how to change the world

How to be free

By John-Paul Flintoff

Early last year, I took part in an experiment with two other authors, Mark Stevenson and Oliver Burkeman.

We decided to put on an event of our own, and sell tickets. We found a theme for discussion over the course of a whole day, hired a large room, and put up an Eventbrite page. And largely thanks to Mark’s sheer drive and oomph it came off well, with many participants stating afterwards that the collaborative approach was something they specially enjoyed – our different styles, and the way we played off each other – as well as the way we interacted with our audience. What’s more, they liked finding people with shared interests, and many stayed in touch with each other afterwards.

I was gripped by the experience, and wanted to do more, because I’m very keen on ways for writers to take more control. Particularly of the events we do, at a time when some literary festivals really take the piss. (There are outstanding exceptions, particularly Wigtown.)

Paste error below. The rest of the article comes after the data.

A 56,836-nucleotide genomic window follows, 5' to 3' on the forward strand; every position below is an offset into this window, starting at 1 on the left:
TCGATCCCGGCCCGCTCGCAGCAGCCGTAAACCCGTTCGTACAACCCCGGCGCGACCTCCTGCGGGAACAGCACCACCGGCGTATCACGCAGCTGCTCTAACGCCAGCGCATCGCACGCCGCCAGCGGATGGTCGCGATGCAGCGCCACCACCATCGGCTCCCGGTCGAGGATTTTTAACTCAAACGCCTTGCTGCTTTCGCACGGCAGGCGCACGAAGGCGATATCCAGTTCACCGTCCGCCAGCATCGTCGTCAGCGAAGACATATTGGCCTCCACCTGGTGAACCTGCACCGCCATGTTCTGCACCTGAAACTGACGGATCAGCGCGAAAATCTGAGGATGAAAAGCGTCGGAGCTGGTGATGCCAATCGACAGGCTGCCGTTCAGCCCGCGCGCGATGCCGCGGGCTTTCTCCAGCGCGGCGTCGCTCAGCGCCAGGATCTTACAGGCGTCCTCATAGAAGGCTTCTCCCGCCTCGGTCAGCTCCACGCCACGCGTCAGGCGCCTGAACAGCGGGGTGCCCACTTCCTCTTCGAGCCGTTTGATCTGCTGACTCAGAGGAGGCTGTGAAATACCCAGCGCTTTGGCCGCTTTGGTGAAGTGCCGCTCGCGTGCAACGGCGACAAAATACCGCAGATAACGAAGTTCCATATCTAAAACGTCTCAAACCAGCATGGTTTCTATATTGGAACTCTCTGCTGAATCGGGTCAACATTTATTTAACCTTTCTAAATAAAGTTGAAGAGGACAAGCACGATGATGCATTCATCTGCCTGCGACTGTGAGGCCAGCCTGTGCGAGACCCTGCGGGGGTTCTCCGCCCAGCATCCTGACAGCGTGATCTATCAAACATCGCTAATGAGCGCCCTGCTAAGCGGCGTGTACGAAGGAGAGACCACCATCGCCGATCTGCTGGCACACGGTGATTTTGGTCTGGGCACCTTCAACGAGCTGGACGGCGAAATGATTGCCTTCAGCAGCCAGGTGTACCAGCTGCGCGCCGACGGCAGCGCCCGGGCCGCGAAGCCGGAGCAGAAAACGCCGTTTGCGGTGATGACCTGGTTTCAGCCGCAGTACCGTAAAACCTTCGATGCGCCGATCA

By doing it ourselves, authors can choose the time, the place, and the topic – and that’s no small thing. We can choose who we work with. And we can even use the event to learn something ourselves, rather than merely reading from a book that we wrote a while ago.

I wanted to do it again! With Mark and Oliver, but also with others. So that’s what I’m doing – inviting some of the finest people I know to join me for a day to think about a topic that is really important, something that matters to everybody who comes along.

On 25 June, I’m working with the author, broadcaster and gardener Alys Fowler and the author-explorer Robert Twigger to explore freedom.
- What would it be like to feel a bit more free?
- And if we felt a little freer, what could we do then?

Each of us will talk briefly about this idea, but the day is absolutely not only about what we three “experts” think about this subject. We are using a structure that makes it truly collaborative, so that absolutely everybody who comes along will have the chance to raise their own burning questions – and to share answers with each other.

Nobody will be forced to participate – you can be a quiet observer if you want – but nobody should leave with regret that such and such a thing wasn’t discussed, because if you want to raise something, you can.

So: would you like to feel a bit more free? What would you do then? To find out, please join us.

Book tickets here

Posted: May 12, 2016